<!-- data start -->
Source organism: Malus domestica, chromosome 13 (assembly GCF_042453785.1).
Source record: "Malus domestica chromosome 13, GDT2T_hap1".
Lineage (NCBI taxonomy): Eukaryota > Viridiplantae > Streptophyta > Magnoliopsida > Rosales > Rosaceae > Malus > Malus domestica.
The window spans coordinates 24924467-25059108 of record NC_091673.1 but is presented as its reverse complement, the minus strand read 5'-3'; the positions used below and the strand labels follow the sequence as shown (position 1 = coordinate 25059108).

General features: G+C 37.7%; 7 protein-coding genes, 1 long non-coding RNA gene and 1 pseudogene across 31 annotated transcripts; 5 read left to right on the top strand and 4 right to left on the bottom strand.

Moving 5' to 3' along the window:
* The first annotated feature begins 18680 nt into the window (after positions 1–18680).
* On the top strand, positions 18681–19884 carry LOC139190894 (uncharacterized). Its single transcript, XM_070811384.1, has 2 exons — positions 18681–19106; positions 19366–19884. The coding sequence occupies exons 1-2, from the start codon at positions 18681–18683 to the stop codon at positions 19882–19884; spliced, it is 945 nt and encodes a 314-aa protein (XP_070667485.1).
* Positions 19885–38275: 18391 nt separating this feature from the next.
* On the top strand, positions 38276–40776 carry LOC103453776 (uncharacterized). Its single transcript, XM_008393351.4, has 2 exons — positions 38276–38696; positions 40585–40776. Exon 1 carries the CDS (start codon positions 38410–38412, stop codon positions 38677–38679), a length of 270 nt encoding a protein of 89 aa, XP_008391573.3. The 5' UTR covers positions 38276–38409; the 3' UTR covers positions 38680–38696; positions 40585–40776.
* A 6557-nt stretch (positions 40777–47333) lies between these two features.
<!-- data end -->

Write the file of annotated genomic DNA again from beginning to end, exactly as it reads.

Source organism: Malus domestica, chromosome 13 (assembly GCF_042453785.1).
Source record: "Malus domestica chromosome 13, GDT2T_hap1".
Lineage (NCBI taxonomy): Eukaryota > Viridiplantae > Streptophyta > Magnoliopsida > Rosales > Rosaceae > Malus > Malus domestica.
The window spans coordinates 24924467-25059108 of record NC_091673.1 but is presented as its reverse complement, the minus strand read 5'-3'; the positions used below and the strand labels follow the sequence as shown (position 1 = coordinate 25059108).

General features: G+C 37.7%; 7 protein-coding genes, 1 long non-coding RNA gene and 1 pseudogene across 31 annotated transcripts; 5 read left to right on the top strand and 4 right to left on the bottom strand.

Moving 5' to 3' along the window:
* The first annotated feature begins 18680 nt into the window (after positions 1–18680).
* On the top strand, positions 18681–19884 carry LOC139190894 (uncharacterized). Its single transcript, XM_070811384.1, has 2 exons — positions 18681–19106; positions 19366–19884. The coding sequence occupies exons 1-2, from the start codon at positions 18681–18683 to the stop codon at positions 19882–19884; spliced, it is 945 nt and encodes a 314-aa protein (XP_070667485.1).
* Positions 19885–38275: 18391 nt separating this feature from the next.
* On the top strand, positions 38276–40776 carry LOC103453776 (uncharacterized). Its single transcript, XM_008393351.4, has 2 exons — positions 38276–38696; positions 40585–40776. Exon 1 carries the CDS (start codon positions 38410–38412, stop codon positions 38677–38679), a length of 270 nt encoding a protein of 89 aa, XP_008391573.3. The 5' UTR covers positions 38276–38409; the 3' UTR covers positions 38680–38696; positions 40585–40776.
* A 6557-nt stretch (positions 40777–47333) lies between these two features.